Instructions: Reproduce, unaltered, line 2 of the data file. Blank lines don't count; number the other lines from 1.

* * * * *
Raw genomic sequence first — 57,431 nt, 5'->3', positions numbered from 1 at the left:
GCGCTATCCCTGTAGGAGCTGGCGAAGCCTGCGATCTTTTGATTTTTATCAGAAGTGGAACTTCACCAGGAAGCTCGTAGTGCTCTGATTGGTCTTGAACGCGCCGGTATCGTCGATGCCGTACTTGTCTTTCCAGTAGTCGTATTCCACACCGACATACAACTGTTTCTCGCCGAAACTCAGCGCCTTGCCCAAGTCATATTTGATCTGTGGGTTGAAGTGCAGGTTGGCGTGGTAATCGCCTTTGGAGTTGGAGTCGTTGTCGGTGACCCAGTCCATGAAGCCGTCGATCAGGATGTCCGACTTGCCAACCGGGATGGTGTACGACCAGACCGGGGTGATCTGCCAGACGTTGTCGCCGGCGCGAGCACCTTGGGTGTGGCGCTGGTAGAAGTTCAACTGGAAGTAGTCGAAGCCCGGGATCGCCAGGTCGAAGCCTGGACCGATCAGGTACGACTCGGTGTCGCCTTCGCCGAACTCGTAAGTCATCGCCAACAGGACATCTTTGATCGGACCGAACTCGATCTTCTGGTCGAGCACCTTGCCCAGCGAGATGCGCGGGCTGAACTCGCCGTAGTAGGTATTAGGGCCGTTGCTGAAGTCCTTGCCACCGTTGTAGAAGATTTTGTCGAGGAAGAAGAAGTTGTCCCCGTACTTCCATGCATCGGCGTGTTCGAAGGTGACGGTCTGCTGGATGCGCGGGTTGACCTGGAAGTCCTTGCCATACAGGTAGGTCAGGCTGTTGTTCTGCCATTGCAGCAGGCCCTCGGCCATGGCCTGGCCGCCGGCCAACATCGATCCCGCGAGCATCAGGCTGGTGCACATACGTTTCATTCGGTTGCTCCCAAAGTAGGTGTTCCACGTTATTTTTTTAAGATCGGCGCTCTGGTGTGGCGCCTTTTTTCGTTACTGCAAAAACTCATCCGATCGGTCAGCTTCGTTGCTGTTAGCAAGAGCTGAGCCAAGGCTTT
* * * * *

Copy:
GCGCTATCCCTGTAGGAGCTGGCGAAGCCTGCGATCTTTTGATTTTTATCAGAAGTGGAACTTCACCAGGAAGCTCGTAGTGCTCTGATTGGTCTTGAACGCGCCGGTATCGTCGATGCCGTACTTGTCTTTCCAGTAGTCGTATTCCACACCGACATACAACTGTTTCTCGCCGAAACTCAGCGCCTTGCCCAAGTCATATTTGATCTGTGGGTTGAAGTGCAGGTTGGCGTGGTAATCGCCTTTGGAGTTGGAGTCGTTGTCGGTGACCCAGTCCATGAAGCCGTCGATCAGGATGTCCGACTTGCCAACCGGGATGGTGTACGACCAGACCGGGGTGATCTGCCAGACGTTGTCGCCGGCGCGAGCACCTTGGGTGTGGCGCTGGTAGAAGTTCAACTGGAAGTAGTCGAAGCCCGGGATCGCCAGGTCGAAGCCTGGACCGATCAGGTACGACTCGGTGTCGCCTTCGCCGAACTCGTAAGTCATCGCCAACAGGACATCTTTGATCGGACCGAACTCGATCTTCTGGTCGAGCACCTTGCCCAGCGAGATGCGCGGGCTGAACTCGCCGTAGTAGGTATTAGGGCCGTTGCTGAAGTCCTTGCCACCGTTGTAGAAGATTTTGTCGAGGAAGAAGAAGTTGTCCCCGTACTTCCATGCATCGGCGTGTTCGAAGGTGACGGTCTGCTGGATGCGCGGGTTGACCTGGAAGTCCTTGCCATACAGGTAGGTCAGGCTGTTGTTCTGCCATTGCAGCAGGCCCTCGGCCATGGCCTGGCCGCCGGCCAACATCGATCCCGCGAGCATCAGGCTGGTGCACATACGTTTCATTCGGTTGCTCCCAAAGTAGGTGTTCCACGTTATTTTTTTAAGATCGGCGCTCTGGTGTGGCGCCTTTTTTCGTTACTGCAAAAACTCATCCGATCGGTCAGCTTCGTTGCTGTTAGCAAGAGCTGAGCCAAGGCTTT